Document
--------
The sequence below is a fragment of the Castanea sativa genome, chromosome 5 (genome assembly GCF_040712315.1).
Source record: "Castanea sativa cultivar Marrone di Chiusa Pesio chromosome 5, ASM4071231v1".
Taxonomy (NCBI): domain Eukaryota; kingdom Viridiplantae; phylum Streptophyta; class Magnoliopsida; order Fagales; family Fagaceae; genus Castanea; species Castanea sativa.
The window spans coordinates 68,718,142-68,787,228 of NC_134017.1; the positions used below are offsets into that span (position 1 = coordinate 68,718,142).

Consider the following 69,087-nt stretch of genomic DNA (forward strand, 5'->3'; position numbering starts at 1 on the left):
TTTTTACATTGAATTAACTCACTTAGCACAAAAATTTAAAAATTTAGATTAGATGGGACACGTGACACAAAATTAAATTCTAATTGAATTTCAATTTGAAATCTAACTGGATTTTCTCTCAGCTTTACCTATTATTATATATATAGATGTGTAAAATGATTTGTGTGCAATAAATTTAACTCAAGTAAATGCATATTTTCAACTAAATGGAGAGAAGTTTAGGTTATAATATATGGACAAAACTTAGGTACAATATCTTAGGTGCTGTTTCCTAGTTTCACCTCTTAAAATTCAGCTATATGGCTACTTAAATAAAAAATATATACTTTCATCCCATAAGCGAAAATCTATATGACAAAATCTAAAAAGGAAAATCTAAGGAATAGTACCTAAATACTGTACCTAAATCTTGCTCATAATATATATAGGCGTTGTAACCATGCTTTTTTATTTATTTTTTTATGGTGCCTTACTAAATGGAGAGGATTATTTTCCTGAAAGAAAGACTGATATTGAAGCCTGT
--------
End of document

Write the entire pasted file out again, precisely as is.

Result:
The sequence below is a fragment of the Castanea sativa genome, chromosome 5 (genome assembly GCF_040712315.1).
Source record: "Castanea sativa cultivar Marrone di Chiusa Pesio chromosome 5, ASM4071231v1".
Taxonomy (NCBI): domain Eukaryota; kingdom Viridiplantae; phylum Streptophyta; class Magnoliopsida; order Fagales; family Fagaceae; genus Castanea; species Castanea sativa.
The window spans coordinates 68,718,142-68,787,228 of NC_134017.1; the positions used below are offsets into that span (position 1 = coordinate 68,718,142).

Consider the following 69,087-nt stretch of genomic DNA (forward strand, 5'->3'; position numbering starts at 1 on the left):
TTTTTACATTGAATTAACTCACTTAGCACAAAAATTTAAAAATTTAGATTAGATGGGACACGTGACACAAAATTAAATTCTAATTGAATTTCAATTTGAAATCTAACTGGATTTTCTCTCAGCTTTACCTATTATTATATATATAGATGTGTAAAATGATTTGTGTGCAATAAATTTAACTCAAGTAAATGCATATTTTCAACTAAATGGAGAGAAGTTTAGGTTATAATATATGGACAAAACTTAGGTACAATATCTTAGGTGCTGTTTCCTAGTTTCACCTCTTAAAATTCAGCTATATGGCTACTTAAATAAAAAATATATACTTTCATCCCATAAGCGAAAATCTATATGACAAAATCTAAAAAGGAAAATCTAAGGAATAGTACCTAAATACTGTACCTAAATCTTGCTCATAATATATATAGGCGTTGTAACCATGCTTTTTTATTTATTTTTTTATGGTGCCTTACTAAATGGAGAGGATTATTTTCCTGAAAGAAAGACTGATATTGAAGCCTGT